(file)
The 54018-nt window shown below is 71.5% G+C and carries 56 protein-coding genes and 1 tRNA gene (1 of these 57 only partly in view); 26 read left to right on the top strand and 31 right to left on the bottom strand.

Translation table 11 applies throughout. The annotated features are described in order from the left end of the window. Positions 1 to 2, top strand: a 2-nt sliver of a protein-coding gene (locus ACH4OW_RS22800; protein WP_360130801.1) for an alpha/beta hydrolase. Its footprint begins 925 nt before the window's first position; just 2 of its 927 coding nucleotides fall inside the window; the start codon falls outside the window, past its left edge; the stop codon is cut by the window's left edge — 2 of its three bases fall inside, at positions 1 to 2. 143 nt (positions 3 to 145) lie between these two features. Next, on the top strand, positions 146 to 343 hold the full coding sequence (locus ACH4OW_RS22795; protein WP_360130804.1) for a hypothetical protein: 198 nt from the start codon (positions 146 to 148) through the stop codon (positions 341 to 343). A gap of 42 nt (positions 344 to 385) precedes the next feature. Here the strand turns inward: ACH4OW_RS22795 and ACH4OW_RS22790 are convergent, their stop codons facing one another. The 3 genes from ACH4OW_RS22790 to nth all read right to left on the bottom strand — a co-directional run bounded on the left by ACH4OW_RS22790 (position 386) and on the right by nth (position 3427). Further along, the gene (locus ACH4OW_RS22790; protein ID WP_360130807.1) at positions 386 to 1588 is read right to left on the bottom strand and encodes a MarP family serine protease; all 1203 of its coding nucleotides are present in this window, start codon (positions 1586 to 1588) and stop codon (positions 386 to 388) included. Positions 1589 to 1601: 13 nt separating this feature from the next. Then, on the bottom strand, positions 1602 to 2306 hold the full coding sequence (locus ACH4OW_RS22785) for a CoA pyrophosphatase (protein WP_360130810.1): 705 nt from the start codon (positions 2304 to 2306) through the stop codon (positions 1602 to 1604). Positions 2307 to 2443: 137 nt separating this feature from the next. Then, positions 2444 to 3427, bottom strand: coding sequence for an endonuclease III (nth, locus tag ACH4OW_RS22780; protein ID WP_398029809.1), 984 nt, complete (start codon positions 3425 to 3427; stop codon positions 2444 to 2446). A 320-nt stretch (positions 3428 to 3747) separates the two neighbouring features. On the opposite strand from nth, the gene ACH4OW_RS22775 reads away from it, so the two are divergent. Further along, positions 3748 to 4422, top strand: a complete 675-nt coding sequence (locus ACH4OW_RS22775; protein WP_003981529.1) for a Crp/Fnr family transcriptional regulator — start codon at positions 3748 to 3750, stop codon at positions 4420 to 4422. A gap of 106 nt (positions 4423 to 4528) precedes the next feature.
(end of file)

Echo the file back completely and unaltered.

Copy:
The 54018-nt window shown below is 71.5% G+C and carries 56 protein-coding genes and 1 tRNA gene (1 of these 57 only partly in view); 26 read left to right on the top strand and 31 right to left on the bottom strand.

Translation table 11 applies throughout. The annotated features are described in order from the left end of the window. Positions 1 to 2, top strand: a 2-nt sliver of a protein-coding gene (locus ACH4OW_RS22800; protein WP_360130801.1) for an alpha/beta hydrolase. Its footprint begins 925 nt before the window's first position; just 2 of its 927 coding nucleotides fall inside the window; the start codon falls outside the window, past its left edge; the stop codon is cut by the window's left edge — 2 of its three bases fall inside, at positions 1 to 2. 143 nt (positions 3 to 145) lie between these two features. Next, on the top strand, positions 146 to 343 hold the full coding sequence (locus ACH4OW_RS22795; protein WP_360130804.1) for a hypothetical protein: 198 nt from the start codon (positions 146 to 148) through the stop codon (positions 341 to 343). A gap of 42 nt (positions 344 to 385) precedes the next feature. Here the strand turns inward: ACH4OW_RS22795 and ACH4OW_RS22790 are convergent, their stop codons facing one another. The 3 genes from ACH4OW_RS22790 to nth all read right to left on the bottom strand — a co-directional run bounded on the left by ACH4OW_RS22790 (position 386) and on the right by nth (position 3427). Further along, the gene (locus ACH4OW_RS22790; protein ID WP_360130807.1) at positions 386 to 1588 is read right to left on the bottom strand and encodes a MarP family serine protease; all 1203 of its coding nucleotides are present in this window, start codon (positions 1586 to 1588) and stop codon (positions 386 to 388) included. Positions 1589 to 1601: 13 nt separating this feature from the next. Then, on the bottom strand, positions 1602 to 2306 hold the full coding sequence (locus ACH4OW_RS22785) for a CoA pyrophosphatase (protein WP_360130810.1): 705 nt from the start codon (positions 2304 to 2306) through the stop codon (positions 1602 to 1604). Positions 2307 to 2443: 137 nt separating this feature from the next. Then, positions 2444 to 3427, bottom strand: coding sequence for an endonuclease III (nth, locus tag ACH4OW_RS22780; protein ID WP_398029809.1), 984 nt, complete (start codon positions 3425 to 3427; stop codon positions 2444 to 2446). A 320-nt stretch (positions 3428 to 3747) separates the two neighbouring features. On the opposite strand from nth, the gene ACH4OW_RS22775 reads away from it, so the two are divergent. Further along, positions 3748 to 4422, top strand: a complete 675-nt coding sequence (locus ACH4OW_RS22775; protein WP_003981529.1) for a Crp/Fnr family transcriptional regulator — start codon at positions 3748 to 3750, stop codon at positions 4420 to 4422. A gap of 106 nt (positions 4423 to 4528) precedes the next feature.